Pierre Reverdy image
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Born in September 13, 1889 / Died in June 17, 1960 / France / French


Other info : Career | Furtherreading | Bibliography

Reverdy began his career as a poet when he moved to Paris in 1910. His supporting father died a year later, so the aspiring poet was forced to eke out a living through his writing. He published his first small volume of poetry in 1915 and continued to write steadily thereafter. Gradually Reverdy became known in literary circles, frequenting the avant-garde group consisting of such wellknown artists and writers as Guillaume Apollinaire, Max Jacob, Pablo Picasso, Juan Gris, and Georges Braque. With these and other artists, Reverdy helped develop cubism and surrealism. In 1917 he founded the monthly literary review, Nord-Sud, which drew together the first cubists and surrealists. The review featured many innovative authors, including Apollinaire, Jacob, Louis Aragon, Andre Breton, and Philippe Soupault.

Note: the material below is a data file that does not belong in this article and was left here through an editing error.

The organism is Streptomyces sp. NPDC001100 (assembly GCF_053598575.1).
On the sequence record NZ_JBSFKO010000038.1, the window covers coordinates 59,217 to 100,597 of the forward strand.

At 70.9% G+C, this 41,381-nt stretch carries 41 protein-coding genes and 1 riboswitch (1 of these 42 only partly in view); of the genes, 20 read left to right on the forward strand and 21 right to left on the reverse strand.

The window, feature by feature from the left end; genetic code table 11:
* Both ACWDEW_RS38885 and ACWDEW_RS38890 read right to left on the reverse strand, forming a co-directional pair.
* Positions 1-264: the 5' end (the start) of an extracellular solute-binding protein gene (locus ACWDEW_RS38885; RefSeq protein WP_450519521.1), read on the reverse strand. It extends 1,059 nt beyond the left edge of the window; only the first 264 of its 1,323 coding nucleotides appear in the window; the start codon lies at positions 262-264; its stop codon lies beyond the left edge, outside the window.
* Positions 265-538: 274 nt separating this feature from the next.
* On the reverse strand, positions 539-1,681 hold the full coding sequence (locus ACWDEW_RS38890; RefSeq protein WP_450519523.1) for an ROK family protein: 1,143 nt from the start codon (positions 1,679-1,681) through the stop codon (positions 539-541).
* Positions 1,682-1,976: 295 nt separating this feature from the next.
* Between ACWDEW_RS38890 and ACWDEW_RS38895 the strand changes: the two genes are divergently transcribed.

When the collection of his early poems, Les Epaves du ciel, appeared in 1924, Reverdy achieved greater recognition as a poet. This early work showed the definite influence of cubism and surrealism. The surrealists praised Reverdy as the greatest living poet. His poems were short and fragmentary with a sharp visual appearance which was compatible with the cubist feel for plastic values. The loneliness and spiritual apprehension which ran through his poetry attracted the surrealists. Despite this influence by both modes of thought, Reverdy remained independent: he searched for something other than the goals of cubism or surrealism. He endeavored to find "the sublime simplicity of true reality." His writing became more mystical and attempted to delve beneath outward appearances to discover the concealed truth. In his quest, Reverdy became a Catholic and retired to a life of ascetic seclusion near the Benedictine monastery at Solesmes in 1926. He stayed there for the remainder of his life, devoting his time to his poetry and his religion. Reverdy's later poetry became more condensed, containing no excess verbiage and often omitting connecting thoughts. Soupault claimed that Reverdy "with Paul Eluard, . . . is the purest of the writers of his time."